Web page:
He had complete ownership of everything he touched on this backyard diamond. He knew the situation. There were two men on base and two outs. The score was tied. He could feel sweat starting to dampen the back of his neck. He knew it was from the heat rather than any kind of nerves. He knew he was going to hit a homerun and wipe away that tie score. He saw the pitcher launch into his delivery. His blue eyes locked in at the small white target that was about to be hurled his way.

Sid Sanford was ready.

“Wait!” The younger Sanford yelled out at the last moment before he released the ball. “Time-out! I got to go to the bathroom, Sid!” The younger boy let the ball drop listlessly to the ground and raced into the house. The screen door creaked shut before Sid could say a word. He slammed his bat down hard.

I finally get Hawk to play a game with me and he finds a way to get back inside, he thought. He aggressively hit the dirt off his old sneakers.

Sid knew his brother was going to take forever, so he started playing his own game. He got back into his stance, tossed the ball up, and launched it into the humid air.

He slowly walked to retrieve the ball. The screen door swung open. Sid didn’t get his hopes up. Hawk was never that quick. His instincts were right; his older brother Tom popped into view. Sam greeted the new presence outside by thumping his long tail against the floor of the deck.

“Is Dad coming back out?” Sid asked. Tom nodded, placing the tray of cheese down next to the grill. “Where’s Hawk?”

“I think he said he was going to the bathroom, but he’s probably ditching you to play with his action figures.” Tom said matter-of-factly. “Just keep an eye on this, O.K.?”

Sid nodded. Moments later, he was alone again.

He hurried back to home plate. He wasted no time in throwing the ball up again and smacking it across the yard. This hit didn’t go nearly as far, but that didn’t bother Sid.

“I can hit the ball farther than you!” a voice called out.

Sid stopped short and looked around. The neighbors to the right of the Sanford’s house had a granddaughter in Sid’s class, but he knew it wasn’t her. The new neighbors to their left had been moving in all day, but their house was quiet right now and Sid hadn’t seen any kids running around earlier.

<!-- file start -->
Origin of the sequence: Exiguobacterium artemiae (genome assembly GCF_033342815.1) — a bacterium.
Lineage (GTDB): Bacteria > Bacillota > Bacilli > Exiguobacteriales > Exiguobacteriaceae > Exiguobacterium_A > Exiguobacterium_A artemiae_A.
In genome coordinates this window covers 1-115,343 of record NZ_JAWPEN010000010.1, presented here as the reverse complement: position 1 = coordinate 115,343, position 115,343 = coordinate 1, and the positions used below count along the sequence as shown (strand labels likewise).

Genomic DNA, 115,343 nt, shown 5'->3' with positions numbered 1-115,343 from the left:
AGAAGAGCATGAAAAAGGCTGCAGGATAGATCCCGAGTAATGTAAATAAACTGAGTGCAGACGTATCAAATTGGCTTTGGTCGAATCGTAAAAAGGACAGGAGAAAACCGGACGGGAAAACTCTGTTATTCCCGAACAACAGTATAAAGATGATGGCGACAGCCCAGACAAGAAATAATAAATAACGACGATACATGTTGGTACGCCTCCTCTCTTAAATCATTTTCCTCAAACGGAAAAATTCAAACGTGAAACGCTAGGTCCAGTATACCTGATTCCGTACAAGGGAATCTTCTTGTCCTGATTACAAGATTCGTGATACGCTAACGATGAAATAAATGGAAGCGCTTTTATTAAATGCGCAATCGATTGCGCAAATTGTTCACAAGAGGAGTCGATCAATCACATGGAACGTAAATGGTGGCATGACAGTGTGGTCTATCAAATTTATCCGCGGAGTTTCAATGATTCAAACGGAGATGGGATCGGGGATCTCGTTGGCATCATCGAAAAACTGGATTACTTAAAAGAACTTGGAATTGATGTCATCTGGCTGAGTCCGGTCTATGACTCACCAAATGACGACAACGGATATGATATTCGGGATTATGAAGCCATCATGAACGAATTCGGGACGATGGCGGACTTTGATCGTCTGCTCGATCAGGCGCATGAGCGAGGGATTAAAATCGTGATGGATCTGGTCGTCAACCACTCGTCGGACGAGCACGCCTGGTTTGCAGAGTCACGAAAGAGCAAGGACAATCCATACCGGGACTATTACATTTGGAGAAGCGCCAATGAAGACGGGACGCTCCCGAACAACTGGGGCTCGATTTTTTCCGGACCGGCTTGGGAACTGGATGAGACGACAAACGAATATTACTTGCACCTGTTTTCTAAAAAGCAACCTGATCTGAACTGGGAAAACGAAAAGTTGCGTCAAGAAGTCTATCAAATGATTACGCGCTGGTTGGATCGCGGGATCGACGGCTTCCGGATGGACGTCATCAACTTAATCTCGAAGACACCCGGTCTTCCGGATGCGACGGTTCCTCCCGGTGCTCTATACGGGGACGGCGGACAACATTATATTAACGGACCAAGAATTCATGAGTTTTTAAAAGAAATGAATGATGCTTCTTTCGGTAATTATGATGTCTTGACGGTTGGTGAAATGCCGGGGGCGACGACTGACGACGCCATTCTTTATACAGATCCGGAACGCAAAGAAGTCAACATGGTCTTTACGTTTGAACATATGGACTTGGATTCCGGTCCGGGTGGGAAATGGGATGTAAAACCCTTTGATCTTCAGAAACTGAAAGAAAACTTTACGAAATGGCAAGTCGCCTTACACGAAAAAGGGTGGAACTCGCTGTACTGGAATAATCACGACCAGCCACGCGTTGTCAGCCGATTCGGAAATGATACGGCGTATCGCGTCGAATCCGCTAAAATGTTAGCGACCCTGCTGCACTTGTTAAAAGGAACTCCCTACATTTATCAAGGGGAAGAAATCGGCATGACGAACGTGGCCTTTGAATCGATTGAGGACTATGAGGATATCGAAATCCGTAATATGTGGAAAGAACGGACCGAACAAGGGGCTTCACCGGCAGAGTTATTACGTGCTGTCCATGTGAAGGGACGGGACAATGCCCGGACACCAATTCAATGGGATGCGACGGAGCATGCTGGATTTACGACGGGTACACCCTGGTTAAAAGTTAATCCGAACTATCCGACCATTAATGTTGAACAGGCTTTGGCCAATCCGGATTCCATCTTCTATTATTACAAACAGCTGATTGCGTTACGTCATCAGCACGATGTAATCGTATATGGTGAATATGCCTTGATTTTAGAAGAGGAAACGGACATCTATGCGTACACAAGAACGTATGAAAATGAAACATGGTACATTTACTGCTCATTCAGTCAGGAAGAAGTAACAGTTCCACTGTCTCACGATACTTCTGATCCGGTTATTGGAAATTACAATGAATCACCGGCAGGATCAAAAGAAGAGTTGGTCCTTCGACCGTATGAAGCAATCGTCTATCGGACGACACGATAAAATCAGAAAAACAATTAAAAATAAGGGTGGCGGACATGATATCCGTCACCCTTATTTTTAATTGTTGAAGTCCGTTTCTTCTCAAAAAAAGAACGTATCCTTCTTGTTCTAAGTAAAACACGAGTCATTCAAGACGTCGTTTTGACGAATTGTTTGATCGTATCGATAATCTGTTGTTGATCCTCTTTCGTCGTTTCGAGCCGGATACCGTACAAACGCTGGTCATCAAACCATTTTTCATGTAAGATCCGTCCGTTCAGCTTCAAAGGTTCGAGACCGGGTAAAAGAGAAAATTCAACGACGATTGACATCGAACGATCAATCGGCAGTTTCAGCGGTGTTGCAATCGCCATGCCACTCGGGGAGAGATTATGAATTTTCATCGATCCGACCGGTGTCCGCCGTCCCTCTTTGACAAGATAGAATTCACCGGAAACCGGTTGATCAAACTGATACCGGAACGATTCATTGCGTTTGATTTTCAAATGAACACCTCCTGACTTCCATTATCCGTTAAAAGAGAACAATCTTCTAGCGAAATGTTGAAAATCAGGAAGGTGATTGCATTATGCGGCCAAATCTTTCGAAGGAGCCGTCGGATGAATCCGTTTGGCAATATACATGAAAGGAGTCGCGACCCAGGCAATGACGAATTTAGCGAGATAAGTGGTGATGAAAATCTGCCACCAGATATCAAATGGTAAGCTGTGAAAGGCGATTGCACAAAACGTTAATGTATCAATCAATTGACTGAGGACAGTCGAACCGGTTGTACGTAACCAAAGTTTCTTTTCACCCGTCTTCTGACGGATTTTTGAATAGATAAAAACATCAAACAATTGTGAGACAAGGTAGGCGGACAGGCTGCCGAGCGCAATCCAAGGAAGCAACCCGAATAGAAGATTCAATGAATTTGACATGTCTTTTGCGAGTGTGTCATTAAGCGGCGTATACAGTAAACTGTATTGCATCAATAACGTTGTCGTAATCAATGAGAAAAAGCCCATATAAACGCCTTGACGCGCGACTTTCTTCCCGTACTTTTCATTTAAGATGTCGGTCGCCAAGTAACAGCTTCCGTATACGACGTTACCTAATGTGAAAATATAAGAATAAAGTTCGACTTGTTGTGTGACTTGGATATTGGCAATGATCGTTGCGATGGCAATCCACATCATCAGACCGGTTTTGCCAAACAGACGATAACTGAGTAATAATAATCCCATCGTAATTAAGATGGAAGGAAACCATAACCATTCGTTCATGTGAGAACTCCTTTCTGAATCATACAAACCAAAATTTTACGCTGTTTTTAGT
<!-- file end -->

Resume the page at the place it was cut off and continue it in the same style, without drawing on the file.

He picked up the ball and made eye contact with Sam who was panting happily away. Any other dog might have barked or at least hunted around a bit, but not Sam. He cocked his head to one side, but he didn’t really care. He was more interested in waiting for Sid’s father to come back.

Besides, it was no big deal because whomever the voice belonged to had gone back into hiding. Sid decided to hit a couple more. Hawk probably wasn’t coming back and he had time to kill before his father finished grilling up the hamburgers.

Sid leaned his weight back on his back leg, threw the ball in the air, took a step and transferred the weight to his front leg, and swung. The yellow bat cut through the sticky evening air, but missed hitting anything. The ball fell to the ground unharmed.

“Ha! You stink!” The voice was back and clearly enjoying Sid’s failure.

“Come on! Who is that?” Sid yelled out.

There was no response and the neighborhood appeared to be as still as it had moments ago.

Kenneth walked out of the porch and Sam sprang to life. He leapt up, nearly causing his master to trip.

“I was just hear you stupid dog,” he said, pushing the lab away lovingly. Kenneth managed to navigate his way over to the grill and checked the burgers on the burner. “What are you yelling about out here, partner?”

“Some girl keeps making fun of the way I swing,” Sid answered. “She keeps hiding though and I can’t find her.”

The elder Sanford adjusted his glasses and laughed. He closed the top of the grill and bent over to finally roughhouse with Sam. The dog had settled under the shade of the tree and had no intention of being roused. Kenneth gave up as usual and turned his attention back to his middle son. It didn’t take him long to realize Sid had missed something.

“You might want to open your eyes the next time you look around, bubble butt,” Kenneth said pointing to the red fence that separated the Sanford’s from their new neighbors.

* * *

Did I really just say all that?

It wasn’t the first time the tall, blond-haired girl hiding behind the fence had seen him.
She had seen him before she even set foot in her new school. He was the second boy waiting in the line of fifth graders eager to begin their last year of elementary school. She saw him again in the cafeteria at lunch sitting with a couple of friends. She was sitting alone, but she felt okay about it. She knew her outgoing personality wouldn’t leave her friendless for long. She didn’t give it much thought anyway because she couldn’t take her eyes off this boy. Which drove her crazy.

She wasn’t a girly girl by any means. She liked sports, rough housing, and speaking out against all the boys that thought she couldn’t play because she was a girl. All of her jeans were holey and grass stained. She was tough and liked it that way.

She knew she would have to be extra tough when her parents told her they were moving away from everything she knew in Pittsburgh to Connecticut. The construction company her father worked for was relocating and offered to pay for a handful of employees to relocate with them. Her father had taken one look at the deteriorating job market in the Steel City and knew accepting the offer was a no brainer.